This President’s Day Weekend will be the first I’ve spent at home in well over a decade. After attending the San Francisco Writers Conference annually like clockwork since I was an agency intern volunteering to gain valuable industry experience, the event is taking a gap year due to COVID, and travel restrictions have me stuck in place, anyway.

So, what to do when physical events are being shut down? Attend more events! Thankfully, the publishing industry continues to evolve, and many conferences are shifting to a virtual model that gives you increased access and flexibility from the comfort of your own home.

If you’re one of the many feeling a financial pinch due to the pandemic, you don’t necessarily have to write these events off as luxury items that you can’t afford. In-person conferences can carry a pretty hefty price tag, especially if you’re paying for a hotel room for the weekend, dining out every meal, or even flying in from out of town. Virtual events eliminate all of that, and due to lower overhead and increased capacity, they’re often able to reduce the price of admission significantly. Often enough, you can find online events that are free or donation-based, offer scholarship programs, or allow you to just purchase the sessions you wish to attend. I really like this because it makes events more accessible to the public, rather than the privileged few.

These events also tend to demand less of your schedule. If you aren’t in a position to take an entire weekend out or even travel back and forth each day, you may be able to find an hour or so out of your home life to sit in front of your computer. Some take this flexibility even further and offer stream-on-demand services so you can view a presentation about crafting the perfect query letter on your own time days after the event has finished.

In my experience, the breadth of sessions available has not taken a hit from the transition to digital. Standard lectures and keynotes are a natural fit for the format, but things can get interactive as well. I’ve even seen sessions that act as a virtual roundtable in which samples are read and feedback is given by an agent in a group setting. Likewise, I’ve seen local writing clubs, critique groups, and book clubs go online via Zoom and other videoconference environments. Don’t ignore those smaller, more community-focused events, either. These low-pressure, often free gatherings of peers can be greatly beneficial, especially to new authors, and are no longer as bound to specific locations as they used to be.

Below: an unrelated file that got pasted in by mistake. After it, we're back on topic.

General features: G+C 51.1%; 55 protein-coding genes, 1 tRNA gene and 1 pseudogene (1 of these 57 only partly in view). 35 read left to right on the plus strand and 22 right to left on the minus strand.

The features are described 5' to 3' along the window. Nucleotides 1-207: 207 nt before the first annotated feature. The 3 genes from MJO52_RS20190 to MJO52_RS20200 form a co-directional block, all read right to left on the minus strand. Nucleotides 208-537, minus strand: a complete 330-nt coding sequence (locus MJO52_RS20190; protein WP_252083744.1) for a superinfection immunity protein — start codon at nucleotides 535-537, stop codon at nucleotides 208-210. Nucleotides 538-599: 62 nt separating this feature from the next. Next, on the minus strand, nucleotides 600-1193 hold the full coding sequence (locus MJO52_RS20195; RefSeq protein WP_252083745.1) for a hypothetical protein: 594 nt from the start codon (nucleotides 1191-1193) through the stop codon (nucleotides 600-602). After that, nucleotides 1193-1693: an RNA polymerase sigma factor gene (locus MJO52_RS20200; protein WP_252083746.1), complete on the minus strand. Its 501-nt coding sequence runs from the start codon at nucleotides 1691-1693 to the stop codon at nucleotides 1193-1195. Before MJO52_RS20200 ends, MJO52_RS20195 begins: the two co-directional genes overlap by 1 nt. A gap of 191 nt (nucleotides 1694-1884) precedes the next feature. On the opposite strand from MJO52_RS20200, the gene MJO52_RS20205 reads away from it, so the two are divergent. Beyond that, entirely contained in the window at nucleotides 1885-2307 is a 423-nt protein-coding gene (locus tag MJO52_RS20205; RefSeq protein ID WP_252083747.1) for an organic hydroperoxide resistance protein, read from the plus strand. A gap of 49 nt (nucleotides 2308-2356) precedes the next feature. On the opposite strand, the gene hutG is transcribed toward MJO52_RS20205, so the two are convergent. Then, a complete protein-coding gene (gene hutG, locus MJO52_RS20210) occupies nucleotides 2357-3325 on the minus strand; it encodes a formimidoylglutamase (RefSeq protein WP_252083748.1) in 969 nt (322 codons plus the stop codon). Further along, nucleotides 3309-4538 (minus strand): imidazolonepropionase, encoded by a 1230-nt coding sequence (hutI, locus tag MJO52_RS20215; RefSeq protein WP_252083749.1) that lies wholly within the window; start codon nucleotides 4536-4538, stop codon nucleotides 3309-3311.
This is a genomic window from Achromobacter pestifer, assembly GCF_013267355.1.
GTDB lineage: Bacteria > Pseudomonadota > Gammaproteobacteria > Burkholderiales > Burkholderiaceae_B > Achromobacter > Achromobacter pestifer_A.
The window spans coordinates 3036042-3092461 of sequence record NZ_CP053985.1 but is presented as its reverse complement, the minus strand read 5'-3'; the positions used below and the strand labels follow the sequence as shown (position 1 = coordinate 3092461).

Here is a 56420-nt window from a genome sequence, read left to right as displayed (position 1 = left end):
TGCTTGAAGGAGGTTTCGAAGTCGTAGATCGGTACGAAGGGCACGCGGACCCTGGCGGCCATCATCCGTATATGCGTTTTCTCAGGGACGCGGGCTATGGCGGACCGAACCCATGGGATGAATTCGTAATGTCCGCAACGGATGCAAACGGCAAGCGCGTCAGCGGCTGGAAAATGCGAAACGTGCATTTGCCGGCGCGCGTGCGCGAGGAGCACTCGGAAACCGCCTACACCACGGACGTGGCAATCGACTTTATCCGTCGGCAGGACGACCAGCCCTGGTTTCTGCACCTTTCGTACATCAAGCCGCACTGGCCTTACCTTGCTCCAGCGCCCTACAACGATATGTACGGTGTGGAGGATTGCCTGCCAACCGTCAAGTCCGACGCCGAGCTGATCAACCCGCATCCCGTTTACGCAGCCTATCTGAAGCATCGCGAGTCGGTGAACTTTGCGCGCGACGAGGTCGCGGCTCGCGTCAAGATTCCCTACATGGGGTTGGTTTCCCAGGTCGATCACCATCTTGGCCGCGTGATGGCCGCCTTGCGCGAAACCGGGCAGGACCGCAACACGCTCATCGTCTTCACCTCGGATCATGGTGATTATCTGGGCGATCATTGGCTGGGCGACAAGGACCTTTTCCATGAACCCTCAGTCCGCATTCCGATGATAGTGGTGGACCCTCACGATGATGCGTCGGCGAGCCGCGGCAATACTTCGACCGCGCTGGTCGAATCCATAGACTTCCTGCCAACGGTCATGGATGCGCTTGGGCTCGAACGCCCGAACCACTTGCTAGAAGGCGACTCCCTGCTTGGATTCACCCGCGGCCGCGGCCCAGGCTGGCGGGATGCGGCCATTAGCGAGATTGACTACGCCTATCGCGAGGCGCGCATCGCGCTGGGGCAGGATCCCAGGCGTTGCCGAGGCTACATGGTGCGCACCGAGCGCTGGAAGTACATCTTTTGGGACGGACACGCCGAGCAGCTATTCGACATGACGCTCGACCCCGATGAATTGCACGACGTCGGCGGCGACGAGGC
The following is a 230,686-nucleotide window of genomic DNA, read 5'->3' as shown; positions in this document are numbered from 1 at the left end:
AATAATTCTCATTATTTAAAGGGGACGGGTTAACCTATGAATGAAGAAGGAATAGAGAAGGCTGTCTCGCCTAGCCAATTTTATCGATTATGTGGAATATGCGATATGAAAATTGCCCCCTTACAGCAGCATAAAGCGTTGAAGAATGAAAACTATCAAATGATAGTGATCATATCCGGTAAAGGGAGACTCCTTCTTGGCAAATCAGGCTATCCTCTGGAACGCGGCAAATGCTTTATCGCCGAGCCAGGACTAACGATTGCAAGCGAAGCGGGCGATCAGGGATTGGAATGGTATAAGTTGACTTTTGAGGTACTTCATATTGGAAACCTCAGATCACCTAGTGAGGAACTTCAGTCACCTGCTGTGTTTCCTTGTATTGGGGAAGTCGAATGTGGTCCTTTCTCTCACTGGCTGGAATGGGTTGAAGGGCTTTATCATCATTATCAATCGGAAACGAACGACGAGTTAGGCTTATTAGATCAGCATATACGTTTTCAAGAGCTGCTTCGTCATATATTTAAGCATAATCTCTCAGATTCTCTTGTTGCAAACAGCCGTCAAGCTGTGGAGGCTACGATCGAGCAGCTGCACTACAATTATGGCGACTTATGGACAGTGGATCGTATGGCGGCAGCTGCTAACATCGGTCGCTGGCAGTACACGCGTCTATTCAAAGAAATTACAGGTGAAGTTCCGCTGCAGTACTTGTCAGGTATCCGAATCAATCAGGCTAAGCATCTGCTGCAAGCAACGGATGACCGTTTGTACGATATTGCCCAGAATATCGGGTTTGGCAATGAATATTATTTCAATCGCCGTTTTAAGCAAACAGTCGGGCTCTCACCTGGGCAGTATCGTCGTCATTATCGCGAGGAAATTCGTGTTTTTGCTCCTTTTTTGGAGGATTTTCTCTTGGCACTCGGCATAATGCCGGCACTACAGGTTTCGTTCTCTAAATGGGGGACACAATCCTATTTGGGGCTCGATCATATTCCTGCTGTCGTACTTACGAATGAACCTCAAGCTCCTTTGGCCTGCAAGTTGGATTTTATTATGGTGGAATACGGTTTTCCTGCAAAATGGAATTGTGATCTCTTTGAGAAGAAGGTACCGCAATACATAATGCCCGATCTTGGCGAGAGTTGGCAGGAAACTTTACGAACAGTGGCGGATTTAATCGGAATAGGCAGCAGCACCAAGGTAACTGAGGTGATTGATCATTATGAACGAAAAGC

Even within the industry, we’re seeing increased access to more traditionally exclusive events. Book Expo in New York is being replaced by a virtual event put on by Publishers Weekly. And Publishers Lunch has been hosting online panels in which a select group of acquisitions editors discuss their most buzzworthy forthcoming books. Now you don’t necessarily have to be an agent with a trade show laminate to hear about the next batch of award winners before they hit shelves.

But as an agent, I’m especially excited about connecting online with aspiring authors in virtual pitch sessions. Agents need authors, and having the chance to talk 1-on-1 can prove useful as we seek new talent. I’ll be taking pitches at a pair of Writing Day Workshops in the coming months, as will Karly Dizon and Carlisle Webber. That’s the event where I met Amber Cowie, whose third book, LOSS LAKE, just came out from Lake Union.

If you haven’t had an online pitch session (or if you think it might be weird), here are some thoughts and tips beyond “Practice your pitch,” “Know your comps,” and all that usual advice. First, in my experience, online pitches are a lot easier to regulate than in-person pitches, which eliminates some stress. Whereas you might agonize over precious seconds lost if the writer in front of you remains seated at the agent’s table after the bell has rung, Zoom pitches tend to be controlled by the organizer, who can start and end each session on time. If you’re nervous, you don’t have to worry about things like greeting with a firm (dry) handshake or making eye contact as you pitch. Eye contact is near impossible via Zoom, anyway, and if rapt attention from an industry professional throws you off, you can cover the agent’s face with a Post-It note, and we’ll never know. Likewise, you won’t have to feel like you should apologize if you bring notes to the pitch. You can have them off camera, and we’ll never see them. Basically, when pitching virtually, you get to adapt the environment to your own comfort. You can sit in your most comfortable chair, wear your fuzziest slippers, and drink your favorite tea in your favorite mug just how you like it instead of relying on burnt hotel coffee. And unlike an in-person pitch session, you have 100% control over how cold the room is.

In short, no need to avoid the writing community when we’re all avoiding human contact. Even the San Francisco Writers Conference hasn’t shut down in their gap year. Rather than their flagship in-person event, they’ve pivoted to open up their smaller event, Writing for Change, to a worldwide audience online. You can meet founding partner of Fuse and SFWC Director, Laurie McLean, there this September. And you don’t need to travel to San Francisco.